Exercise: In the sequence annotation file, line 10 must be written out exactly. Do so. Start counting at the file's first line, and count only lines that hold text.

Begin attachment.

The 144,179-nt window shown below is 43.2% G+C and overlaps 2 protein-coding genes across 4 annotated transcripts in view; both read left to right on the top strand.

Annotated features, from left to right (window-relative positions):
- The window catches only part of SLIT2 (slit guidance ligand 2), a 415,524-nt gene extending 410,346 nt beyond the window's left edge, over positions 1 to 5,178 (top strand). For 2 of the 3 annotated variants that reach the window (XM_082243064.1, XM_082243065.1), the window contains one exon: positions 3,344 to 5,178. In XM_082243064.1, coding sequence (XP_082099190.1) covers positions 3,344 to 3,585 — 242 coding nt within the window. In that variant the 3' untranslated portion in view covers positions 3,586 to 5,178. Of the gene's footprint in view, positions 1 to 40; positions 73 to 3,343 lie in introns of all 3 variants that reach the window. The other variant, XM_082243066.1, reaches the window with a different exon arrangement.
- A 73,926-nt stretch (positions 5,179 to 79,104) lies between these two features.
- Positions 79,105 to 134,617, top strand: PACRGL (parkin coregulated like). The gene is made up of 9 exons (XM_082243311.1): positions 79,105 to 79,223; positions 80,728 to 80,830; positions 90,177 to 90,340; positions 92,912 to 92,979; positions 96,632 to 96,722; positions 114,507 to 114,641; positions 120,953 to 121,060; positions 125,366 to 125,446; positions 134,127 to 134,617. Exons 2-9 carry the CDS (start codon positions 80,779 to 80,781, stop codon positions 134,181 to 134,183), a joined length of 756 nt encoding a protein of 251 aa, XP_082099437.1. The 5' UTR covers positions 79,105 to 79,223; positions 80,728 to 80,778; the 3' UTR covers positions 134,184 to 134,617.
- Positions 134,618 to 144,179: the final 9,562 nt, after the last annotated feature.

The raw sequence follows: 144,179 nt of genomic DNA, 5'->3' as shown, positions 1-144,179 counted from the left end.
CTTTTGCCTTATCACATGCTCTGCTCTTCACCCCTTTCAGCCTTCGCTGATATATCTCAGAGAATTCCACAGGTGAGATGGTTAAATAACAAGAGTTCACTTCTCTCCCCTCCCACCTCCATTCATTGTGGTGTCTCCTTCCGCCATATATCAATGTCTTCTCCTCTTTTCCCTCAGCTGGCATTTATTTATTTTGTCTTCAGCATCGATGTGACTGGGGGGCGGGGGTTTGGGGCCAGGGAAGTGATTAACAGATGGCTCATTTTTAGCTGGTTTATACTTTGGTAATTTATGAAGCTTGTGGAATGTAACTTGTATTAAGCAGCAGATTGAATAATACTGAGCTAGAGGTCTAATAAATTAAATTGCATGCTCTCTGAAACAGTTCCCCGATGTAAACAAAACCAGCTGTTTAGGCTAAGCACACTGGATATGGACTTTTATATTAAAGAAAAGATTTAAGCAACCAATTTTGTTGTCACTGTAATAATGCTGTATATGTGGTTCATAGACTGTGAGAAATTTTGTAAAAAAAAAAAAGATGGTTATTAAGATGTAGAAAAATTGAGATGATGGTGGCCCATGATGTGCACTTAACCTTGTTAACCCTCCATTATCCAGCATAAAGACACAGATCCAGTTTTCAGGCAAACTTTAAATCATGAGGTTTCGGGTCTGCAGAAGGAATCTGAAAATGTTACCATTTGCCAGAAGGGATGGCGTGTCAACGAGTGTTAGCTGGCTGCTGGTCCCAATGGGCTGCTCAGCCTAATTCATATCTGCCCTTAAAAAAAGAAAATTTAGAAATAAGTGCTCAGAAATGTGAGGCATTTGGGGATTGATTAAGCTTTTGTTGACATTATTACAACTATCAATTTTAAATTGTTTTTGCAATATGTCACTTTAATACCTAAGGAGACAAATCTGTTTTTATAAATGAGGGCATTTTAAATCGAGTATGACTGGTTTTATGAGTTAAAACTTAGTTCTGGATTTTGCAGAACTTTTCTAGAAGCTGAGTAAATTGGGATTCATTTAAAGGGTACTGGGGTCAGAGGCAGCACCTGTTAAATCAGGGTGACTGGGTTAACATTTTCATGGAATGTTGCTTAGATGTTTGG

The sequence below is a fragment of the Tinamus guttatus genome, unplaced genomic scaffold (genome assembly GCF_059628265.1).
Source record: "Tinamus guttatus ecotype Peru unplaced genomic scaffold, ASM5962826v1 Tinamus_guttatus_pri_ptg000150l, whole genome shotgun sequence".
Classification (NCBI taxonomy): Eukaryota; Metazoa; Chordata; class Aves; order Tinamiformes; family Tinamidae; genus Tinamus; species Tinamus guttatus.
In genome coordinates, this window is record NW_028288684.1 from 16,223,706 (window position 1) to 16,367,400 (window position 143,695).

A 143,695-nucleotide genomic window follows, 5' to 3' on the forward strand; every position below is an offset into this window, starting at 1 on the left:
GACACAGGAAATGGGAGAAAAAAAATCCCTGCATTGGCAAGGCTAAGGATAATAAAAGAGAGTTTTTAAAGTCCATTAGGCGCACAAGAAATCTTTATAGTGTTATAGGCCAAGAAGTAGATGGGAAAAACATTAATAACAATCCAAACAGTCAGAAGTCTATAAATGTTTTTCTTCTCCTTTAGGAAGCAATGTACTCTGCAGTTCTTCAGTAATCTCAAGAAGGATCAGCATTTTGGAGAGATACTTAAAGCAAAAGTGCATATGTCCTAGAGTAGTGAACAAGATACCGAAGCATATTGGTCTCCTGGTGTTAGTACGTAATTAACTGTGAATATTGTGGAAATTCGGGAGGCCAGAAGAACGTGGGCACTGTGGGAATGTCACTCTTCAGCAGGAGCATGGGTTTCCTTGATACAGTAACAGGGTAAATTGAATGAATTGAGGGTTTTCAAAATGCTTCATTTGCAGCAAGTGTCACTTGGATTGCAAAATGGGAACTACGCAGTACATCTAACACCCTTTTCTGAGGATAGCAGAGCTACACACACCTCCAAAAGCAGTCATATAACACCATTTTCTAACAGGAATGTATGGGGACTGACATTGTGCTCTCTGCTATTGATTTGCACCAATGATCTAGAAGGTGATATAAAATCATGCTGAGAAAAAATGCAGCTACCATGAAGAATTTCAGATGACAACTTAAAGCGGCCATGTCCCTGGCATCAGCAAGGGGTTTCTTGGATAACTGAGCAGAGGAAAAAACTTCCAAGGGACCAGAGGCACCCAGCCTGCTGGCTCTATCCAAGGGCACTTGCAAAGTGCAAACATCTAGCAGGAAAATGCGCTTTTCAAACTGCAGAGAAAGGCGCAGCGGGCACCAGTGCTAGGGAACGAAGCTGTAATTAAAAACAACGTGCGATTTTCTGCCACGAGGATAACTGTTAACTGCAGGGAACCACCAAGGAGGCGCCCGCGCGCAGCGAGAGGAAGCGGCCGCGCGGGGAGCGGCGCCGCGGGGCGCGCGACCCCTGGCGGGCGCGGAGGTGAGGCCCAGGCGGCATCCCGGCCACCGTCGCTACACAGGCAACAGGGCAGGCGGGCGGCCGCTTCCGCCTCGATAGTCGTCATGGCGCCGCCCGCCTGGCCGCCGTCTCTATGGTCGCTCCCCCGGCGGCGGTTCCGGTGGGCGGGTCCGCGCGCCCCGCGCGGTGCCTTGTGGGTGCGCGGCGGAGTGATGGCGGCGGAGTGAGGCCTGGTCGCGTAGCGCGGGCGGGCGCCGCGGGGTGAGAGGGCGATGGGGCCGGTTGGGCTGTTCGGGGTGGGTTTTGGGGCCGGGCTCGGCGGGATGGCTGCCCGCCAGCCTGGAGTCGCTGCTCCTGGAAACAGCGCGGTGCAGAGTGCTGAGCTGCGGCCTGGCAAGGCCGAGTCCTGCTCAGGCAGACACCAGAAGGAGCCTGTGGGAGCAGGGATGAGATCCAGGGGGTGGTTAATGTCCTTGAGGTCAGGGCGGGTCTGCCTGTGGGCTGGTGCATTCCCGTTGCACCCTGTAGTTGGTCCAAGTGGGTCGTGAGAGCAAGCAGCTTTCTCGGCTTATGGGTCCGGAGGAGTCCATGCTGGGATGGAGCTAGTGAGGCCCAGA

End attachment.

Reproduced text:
Source record: "Tinamus guttatus ecotype Peru unplaced genomic scaffold, ASM5962826v1 Tinamus_guttatus_pri_ptg000150l, whole genome shotgun sequence".